Further, David testified to a conversation he had with Daniels, a friend, and longtime employee. Daniels told him that he had been trying to get in touch with Wilson "about a lawsuit." Daniels told David that his vehicle had been stolen and "there was nothing [for Wilson] to worry about" because he would "take care of it." David testified that he informed Wilson what Daniels had told him.

Next, Wilson testified and explained the car "arrangement" he had with Daniels. According to Wilson, the vehicle in question was purchased by Daniels through Daniels' wife, who was a salesperson for Preston Ford, Inc. Wilson thought he was only co-signing to help Daniels secure financing for the vehicle. Wilson maintained that, despite his name being on the title, he never at any time possessed or operated the vehicle. After filing his Answer to Delmarva's lawsuit, Wilson attempted to reach out to Daniels multiple times with no luck, so when he heard from David that Daniels confirmed the matter had been taken care of, he said that he believed it was.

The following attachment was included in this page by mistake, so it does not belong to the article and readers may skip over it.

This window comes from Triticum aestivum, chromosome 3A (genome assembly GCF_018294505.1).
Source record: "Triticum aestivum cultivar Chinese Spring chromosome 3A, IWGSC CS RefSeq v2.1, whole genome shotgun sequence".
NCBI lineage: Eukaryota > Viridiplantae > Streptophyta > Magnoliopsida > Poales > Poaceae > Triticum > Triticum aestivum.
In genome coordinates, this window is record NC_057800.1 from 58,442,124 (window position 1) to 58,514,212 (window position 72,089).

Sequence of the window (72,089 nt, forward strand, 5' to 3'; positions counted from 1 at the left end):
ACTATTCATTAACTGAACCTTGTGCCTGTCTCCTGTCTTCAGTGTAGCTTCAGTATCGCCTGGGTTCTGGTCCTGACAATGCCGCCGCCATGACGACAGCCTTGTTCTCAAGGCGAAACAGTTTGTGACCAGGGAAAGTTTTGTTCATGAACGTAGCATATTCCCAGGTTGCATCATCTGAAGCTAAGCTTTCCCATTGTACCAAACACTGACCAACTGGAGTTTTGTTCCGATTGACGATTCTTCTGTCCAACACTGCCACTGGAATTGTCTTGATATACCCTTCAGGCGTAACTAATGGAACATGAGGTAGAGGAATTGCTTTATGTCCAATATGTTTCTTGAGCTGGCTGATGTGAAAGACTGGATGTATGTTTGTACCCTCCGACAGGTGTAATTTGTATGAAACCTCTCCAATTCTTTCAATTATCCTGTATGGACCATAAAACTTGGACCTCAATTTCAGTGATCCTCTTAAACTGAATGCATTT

Wilson testified he never received notice of the trial in J.P. Court—presumably due to the falling out with a Lusby with whom he shared a mailbox. However, as soon as he found out about the entry of default judgment, he acted.

Finally, it is important to note that during the Evidentiary Hearing, Delmarva did not offer any evidence to rebut Wilson or David's testimony. Furthermore,